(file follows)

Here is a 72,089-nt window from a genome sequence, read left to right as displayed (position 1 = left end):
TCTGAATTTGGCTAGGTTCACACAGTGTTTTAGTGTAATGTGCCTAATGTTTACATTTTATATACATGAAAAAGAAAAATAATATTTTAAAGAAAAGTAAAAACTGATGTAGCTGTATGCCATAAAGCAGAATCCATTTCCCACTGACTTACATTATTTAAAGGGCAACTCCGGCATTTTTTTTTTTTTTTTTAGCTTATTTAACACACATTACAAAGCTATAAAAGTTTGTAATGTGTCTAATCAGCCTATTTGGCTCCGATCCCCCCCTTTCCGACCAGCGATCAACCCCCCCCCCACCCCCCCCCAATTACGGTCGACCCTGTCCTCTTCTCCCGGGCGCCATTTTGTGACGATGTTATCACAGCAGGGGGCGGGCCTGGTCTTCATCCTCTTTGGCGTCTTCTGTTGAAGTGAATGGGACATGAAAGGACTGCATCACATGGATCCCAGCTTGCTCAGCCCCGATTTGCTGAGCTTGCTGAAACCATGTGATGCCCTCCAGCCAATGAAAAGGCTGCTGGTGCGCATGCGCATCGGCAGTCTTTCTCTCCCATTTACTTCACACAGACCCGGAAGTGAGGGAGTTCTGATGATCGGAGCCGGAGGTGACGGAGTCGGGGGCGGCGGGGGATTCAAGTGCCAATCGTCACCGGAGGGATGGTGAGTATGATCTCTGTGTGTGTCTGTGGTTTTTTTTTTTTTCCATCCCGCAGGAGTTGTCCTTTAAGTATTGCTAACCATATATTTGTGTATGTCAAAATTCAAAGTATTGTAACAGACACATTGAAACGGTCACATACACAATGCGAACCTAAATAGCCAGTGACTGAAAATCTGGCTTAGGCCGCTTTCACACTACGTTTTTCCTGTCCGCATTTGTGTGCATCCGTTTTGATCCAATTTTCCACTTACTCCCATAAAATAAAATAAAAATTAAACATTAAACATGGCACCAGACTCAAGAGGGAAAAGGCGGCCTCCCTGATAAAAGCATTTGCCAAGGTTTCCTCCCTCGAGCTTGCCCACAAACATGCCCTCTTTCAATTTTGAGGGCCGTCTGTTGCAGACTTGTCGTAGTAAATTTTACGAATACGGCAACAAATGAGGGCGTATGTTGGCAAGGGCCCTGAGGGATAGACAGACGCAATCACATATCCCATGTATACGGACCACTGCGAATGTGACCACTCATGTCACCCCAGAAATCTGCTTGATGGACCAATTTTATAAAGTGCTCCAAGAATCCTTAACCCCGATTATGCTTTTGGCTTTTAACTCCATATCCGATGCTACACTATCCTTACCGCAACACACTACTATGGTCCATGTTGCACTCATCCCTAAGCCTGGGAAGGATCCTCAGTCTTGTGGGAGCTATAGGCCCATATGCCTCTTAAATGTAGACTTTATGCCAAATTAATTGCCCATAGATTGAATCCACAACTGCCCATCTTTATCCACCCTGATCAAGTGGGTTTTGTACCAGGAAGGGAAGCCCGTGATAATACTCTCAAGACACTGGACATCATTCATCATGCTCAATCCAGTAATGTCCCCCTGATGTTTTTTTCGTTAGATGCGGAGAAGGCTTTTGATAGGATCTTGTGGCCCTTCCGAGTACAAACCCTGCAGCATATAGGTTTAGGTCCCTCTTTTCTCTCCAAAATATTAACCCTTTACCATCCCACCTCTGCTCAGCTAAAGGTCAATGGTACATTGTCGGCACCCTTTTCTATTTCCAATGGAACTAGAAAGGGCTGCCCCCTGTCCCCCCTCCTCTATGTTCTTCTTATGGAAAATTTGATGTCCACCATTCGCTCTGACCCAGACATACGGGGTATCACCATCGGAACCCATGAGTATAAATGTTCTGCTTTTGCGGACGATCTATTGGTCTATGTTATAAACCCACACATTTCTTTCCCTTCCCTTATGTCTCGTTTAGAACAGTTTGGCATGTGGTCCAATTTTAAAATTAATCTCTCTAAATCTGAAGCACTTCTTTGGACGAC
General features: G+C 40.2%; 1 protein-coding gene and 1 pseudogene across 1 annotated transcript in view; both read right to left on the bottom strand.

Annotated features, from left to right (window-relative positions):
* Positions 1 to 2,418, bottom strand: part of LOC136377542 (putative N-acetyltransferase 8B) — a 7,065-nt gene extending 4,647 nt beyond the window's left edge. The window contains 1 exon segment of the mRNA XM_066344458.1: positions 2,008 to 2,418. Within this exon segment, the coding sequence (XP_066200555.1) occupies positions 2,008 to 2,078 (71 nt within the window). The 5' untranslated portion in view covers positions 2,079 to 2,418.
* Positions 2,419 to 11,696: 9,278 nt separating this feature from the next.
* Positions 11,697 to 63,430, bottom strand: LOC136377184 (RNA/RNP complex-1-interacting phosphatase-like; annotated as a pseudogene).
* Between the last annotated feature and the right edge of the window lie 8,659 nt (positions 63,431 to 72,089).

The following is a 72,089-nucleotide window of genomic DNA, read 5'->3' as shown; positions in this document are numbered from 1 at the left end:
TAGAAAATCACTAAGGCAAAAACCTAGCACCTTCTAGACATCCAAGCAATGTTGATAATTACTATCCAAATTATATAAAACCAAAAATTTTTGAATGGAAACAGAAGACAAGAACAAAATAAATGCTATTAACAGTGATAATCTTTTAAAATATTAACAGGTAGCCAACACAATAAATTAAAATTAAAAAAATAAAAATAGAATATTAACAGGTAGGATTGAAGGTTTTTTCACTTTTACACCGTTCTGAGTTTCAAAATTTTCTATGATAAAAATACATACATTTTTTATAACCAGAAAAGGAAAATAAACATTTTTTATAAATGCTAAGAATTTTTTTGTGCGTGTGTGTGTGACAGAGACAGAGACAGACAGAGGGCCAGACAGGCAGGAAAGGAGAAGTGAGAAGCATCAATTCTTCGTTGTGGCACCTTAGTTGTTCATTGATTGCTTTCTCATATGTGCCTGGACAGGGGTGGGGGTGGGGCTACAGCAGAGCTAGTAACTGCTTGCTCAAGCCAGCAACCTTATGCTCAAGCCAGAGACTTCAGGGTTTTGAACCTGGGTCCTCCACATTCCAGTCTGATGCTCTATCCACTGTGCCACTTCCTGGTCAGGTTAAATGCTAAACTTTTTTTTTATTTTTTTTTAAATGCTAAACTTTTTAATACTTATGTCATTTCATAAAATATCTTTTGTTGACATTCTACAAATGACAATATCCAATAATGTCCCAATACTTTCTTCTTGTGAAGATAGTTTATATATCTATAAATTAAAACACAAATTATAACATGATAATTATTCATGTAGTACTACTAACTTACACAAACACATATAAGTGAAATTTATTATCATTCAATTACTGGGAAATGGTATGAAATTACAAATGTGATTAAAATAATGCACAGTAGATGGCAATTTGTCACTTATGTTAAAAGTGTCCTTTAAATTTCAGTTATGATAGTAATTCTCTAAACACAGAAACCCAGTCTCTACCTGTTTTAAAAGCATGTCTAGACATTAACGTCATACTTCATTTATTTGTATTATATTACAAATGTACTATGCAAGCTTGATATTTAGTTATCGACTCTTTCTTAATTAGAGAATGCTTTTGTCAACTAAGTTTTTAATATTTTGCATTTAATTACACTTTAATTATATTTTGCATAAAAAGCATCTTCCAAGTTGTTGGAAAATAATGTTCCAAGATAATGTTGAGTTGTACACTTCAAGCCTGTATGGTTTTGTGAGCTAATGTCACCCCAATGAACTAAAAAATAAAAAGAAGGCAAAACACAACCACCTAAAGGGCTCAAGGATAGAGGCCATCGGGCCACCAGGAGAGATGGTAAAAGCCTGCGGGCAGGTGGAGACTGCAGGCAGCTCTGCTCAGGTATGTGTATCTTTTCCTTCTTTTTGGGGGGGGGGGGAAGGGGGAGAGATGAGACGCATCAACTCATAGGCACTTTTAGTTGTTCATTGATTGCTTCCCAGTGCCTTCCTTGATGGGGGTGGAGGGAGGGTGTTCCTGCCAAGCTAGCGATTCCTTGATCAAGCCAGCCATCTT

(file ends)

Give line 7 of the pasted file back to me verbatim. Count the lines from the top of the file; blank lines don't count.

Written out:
* Positions 11,697 to 63,430, bottom strand: LOC136377184 (RNA/RNP complex-1-interacting phosphatase-like; annotated as a pseudogene).